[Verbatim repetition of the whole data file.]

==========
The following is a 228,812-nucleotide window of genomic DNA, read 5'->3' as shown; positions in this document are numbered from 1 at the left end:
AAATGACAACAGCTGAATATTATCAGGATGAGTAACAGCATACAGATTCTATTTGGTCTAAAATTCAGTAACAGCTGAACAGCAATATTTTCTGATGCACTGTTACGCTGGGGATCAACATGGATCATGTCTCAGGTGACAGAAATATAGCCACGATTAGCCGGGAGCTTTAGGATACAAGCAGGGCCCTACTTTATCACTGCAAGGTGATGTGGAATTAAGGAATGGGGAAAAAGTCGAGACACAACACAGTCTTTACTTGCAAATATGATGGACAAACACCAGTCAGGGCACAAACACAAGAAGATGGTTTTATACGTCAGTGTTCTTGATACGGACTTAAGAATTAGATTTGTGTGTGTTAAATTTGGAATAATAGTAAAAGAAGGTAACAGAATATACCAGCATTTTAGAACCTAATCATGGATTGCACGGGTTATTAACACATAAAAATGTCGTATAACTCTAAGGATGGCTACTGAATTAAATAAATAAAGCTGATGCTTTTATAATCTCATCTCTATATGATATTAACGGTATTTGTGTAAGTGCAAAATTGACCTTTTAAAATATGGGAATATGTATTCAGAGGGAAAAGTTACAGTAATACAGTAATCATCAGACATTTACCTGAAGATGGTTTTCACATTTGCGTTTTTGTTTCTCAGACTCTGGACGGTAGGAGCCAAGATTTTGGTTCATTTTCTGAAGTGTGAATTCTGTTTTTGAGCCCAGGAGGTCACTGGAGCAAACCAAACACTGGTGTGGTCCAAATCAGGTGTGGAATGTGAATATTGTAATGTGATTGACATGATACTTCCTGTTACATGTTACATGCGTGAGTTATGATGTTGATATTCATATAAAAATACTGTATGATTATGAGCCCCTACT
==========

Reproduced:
The following is a 228,812-nucleotide window of genomic DNA, read 5'->3' as shown; positions in this document are numbered from 1 at the left end:
AAATGACAACAGCTGAATATTATCAGGATGAGTAACAGCATACAGATTCTATTTGGTCTAAAATTCAGTAACAGCTGAACAGCAATATTTTCTGATGCACTGTTACGCTGGGGATCAACATGGATCATGTCTCAGGTGACAGAAATATAGCCACGATTAGCCGGGAGCTTTAGGATACAAGCAGGGCCCTACTTTATCACTGCAAGGTGATGTGGAATTAAGGAATGGGGAAAAAGTCGAGACACAACACAGTCTTTACTTGCAAATATGATGGACAAACACCAGTCAGGGCACAAACACAAGAAGATGGTTTTATACGTCAGTGTTCTTGATACGGACTTAAGAATTAGATTTGTGTGTGTTAAATTTGGAATAATAGTAAAAGAAGGTAACAGAATATACCAGCATTTTAGAACCTAATCATGGATTGCACGGGTTATTAACACATAAAAATGTCGTATAACTCTAAGGATGGCTACTGAATTAAATAAATAAAGCTGATGCTTTTATAATCTCATCTCTATATGATATTAACGGTATTTGTGTAAGTGCAAAATTGACCTTTTAAAATATGGGAATATGTATTCAGAGGGAAAAGTTACAGTAATACAGTAATCATCAGACATTTACCTGAAGATGGTTTTCACATTTGCGTTTTTGTTTCTCAGACTCTGGACGGTAGGAGCCAAGATTTTGGTTCATTTTCTGAAGTGTGAATTCTGTTTTTGAGCCCAGGAGGTCACTGGAGCAAACCAAACACTGGTGTGGTCCAAATCAGGTGTGGAATGTGAATATTGTAATGTGATTGACATGATACTTCCTGTTACATGTTACATGCGTGAGTTATGATGTTGATATTCATATAAAAATACTGTATGATTATGAGCCCCTACT